Regulators warned investors about “Internet scheme” to separate them from their money.
The state Commerce Department announced Thursday that Profitable Sunrise is “operating an Internet scheme to defraud investors.” The department added that two Twin Cities men, Chad Nilsson and Casey Dorion, were soliciting would-be investors even though they are not licensed to sell securities in the state.
“We are taking strong action today to stop Internet fraud from victimizing Minnesotans and duping them into a pyramidlike scheme to lose their life savings,” Commerce Commissioner Mike Rothman said in a statement. “Minnesota investors should not invest any of their money into Profitable Sunrise’s fraud.”
Profitable Sunrise characterizes its investment model as the “charitable platform” for a money lending group, meaning that it claims to raise money from individual investors and provide short-term loans to various businesses that pay 3 percent interest per day, according to state officials.
Nilsson, Dorion and the other investors would then earn a return of 2 percent per business day over an investment period of a minimum 170 business days. For example, a $1,000 investment would theoretically be worth $37,198 at the end of that time.
Both Nilsson and Dorion said in separate interviews that they have no financial advising credentials, have small amounts of money invested and have recruited only relatives.
As incentive for reeling in new investors, a three-tiered referral opportunity is extended to investors, making it identical to a pyramid or multilevel sales approach. Groups have formed around the country. A woman in Ohio claims to have 1,400 investors in “NJF Global Group Community,” whose mission is to fund her ministry.
These pitches are marketed through websites, blogs, YouTube, Facebook and other social media. Profitable Sunrise also operates its own website referencing religious scriptures on each page, including a statement on the main page implying a spiritual endorsement of the investment program.
Commerce investigators say they found that while Profitable Sunrise claims to be registered and based in Britain, the multiple addresses on the company’s website appear to be false, with one listed as a construction site.
No phone numbers for Profitable Sunrise were available, and efforts to get reaction from company officials Thursday through its Facebook page and other social media were unsuccessful.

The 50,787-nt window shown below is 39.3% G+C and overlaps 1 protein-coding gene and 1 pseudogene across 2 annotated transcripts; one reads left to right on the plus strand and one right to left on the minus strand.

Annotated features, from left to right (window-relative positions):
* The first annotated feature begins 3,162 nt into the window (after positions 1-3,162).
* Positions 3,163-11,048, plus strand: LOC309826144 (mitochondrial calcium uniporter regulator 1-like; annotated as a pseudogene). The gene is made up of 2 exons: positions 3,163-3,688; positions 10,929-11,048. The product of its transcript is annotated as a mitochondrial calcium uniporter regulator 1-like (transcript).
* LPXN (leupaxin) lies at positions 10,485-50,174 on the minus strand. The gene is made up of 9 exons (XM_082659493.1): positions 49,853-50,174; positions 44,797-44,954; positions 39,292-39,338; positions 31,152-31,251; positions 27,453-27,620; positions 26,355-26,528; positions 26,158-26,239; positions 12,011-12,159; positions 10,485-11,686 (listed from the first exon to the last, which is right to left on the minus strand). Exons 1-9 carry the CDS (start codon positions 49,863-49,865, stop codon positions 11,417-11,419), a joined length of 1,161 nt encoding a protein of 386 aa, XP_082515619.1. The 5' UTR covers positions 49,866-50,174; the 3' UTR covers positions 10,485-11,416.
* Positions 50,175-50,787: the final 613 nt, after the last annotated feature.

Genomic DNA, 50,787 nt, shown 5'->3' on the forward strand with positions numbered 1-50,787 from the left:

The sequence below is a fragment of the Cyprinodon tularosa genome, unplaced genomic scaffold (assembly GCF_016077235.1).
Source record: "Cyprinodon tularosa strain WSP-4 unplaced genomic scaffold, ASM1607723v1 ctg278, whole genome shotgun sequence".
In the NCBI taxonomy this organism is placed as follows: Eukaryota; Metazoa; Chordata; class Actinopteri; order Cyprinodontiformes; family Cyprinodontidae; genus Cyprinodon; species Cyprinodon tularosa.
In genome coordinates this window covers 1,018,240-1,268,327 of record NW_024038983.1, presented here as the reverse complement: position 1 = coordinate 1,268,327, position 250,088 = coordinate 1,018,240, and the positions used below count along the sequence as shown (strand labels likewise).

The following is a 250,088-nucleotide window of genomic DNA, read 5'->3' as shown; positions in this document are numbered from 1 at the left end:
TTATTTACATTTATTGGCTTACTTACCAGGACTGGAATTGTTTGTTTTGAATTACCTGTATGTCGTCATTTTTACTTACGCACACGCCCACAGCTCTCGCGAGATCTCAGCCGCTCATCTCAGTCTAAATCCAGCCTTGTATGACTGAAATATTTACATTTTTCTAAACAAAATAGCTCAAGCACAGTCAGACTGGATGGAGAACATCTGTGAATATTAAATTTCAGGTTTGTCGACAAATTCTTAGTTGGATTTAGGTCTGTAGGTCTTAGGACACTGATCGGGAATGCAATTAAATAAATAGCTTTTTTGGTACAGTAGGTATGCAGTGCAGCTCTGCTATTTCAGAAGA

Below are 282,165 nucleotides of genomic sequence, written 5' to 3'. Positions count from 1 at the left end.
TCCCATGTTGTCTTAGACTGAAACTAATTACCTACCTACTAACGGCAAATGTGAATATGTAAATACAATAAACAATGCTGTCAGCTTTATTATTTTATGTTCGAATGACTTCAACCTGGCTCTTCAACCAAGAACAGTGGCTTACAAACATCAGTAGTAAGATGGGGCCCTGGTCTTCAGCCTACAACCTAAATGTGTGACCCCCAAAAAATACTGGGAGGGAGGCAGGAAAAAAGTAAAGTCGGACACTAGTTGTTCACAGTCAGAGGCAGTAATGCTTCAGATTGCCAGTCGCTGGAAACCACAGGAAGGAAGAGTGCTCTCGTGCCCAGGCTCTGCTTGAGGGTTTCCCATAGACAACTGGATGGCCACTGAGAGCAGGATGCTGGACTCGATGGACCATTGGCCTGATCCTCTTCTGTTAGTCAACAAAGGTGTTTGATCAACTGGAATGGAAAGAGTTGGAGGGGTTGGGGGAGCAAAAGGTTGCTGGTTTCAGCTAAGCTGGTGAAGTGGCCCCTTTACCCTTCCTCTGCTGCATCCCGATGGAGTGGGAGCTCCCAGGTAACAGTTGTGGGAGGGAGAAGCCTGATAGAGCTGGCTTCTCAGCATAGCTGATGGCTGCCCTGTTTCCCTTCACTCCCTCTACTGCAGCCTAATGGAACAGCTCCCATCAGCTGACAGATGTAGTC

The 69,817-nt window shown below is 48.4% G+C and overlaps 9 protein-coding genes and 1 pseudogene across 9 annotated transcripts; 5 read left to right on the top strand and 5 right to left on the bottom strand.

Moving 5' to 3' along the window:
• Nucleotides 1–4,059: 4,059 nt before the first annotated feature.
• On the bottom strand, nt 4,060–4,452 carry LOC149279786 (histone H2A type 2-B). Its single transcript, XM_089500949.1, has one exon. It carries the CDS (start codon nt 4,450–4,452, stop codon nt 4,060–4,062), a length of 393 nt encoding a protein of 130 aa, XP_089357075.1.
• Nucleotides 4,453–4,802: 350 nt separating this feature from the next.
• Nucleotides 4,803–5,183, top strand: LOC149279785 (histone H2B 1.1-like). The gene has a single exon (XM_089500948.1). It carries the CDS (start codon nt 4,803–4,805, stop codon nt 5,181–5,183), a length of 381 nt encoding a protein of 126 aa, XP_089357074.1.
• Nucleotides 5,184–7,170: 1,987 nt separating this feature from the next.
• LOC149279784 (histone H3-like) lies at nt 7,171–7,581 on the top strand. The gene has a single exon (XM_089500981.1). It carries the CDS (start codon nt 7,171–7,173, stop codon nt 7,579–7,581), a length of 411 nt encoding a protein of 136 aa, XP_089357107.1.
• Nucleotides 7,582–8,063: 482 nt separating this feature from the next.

Nilsson, of Eagan, said he had no idea that regulators around North America were going after the company, and he described himself as little more than “a blogger [who] drives traffic and markets other products. … I am in the dark, otherwise. I am not a CPA or a financial adviser.”
Nilsson said he has yet to make any money in his relationship with Profitable Sunrise, but “on Easter, they are going to release some money.”
Website suddenly down
He said he turned over $300 to Profitable Sunrise and gets daily e-mails showing how his investment is growing, most recently by about $1,000 over the past four or five months. Nilsson said he also could check his account online “until today. The website is down.”
Nilsson also convinced his father in Canada to put in $500, but “I guess he’s lost his money too. … I’m scared. What do I do? I feel horrible, bad for my dad. I’m going to cry.”
Dorion, of Chaska, said he has turned over about $200 for Profitable Sunrise to invest and has gotten his son and daughter to put in smaller amounts.
“I’m not a broker, and I don’t profess to be one,” said Dorion, who said he has never spoken to anyone from Profitable Sunrise and was recruited by a longtime friend in Idaho. “I’m just trying to make some money.”
Dorion, a retired Mystic Lake blackjack dealer, said he’s waiting for the required 170 business days to elapse before he can collect his earnings. So far, Dorion said, he’s earned about $130 toward his payoff day on top of his initial investment.
“Consumers need to be very cautious of investment affinity fraud schemes both in person and on the Internet that deliberately exploit and manipulate the trust of Minnesotans,” Rothman said. “Unfortunately, fraudsters use the Internet and other advertising to carry out their schemes, and I urge everyone to use vigilance. When a deal seems too good to be true, then it is.”
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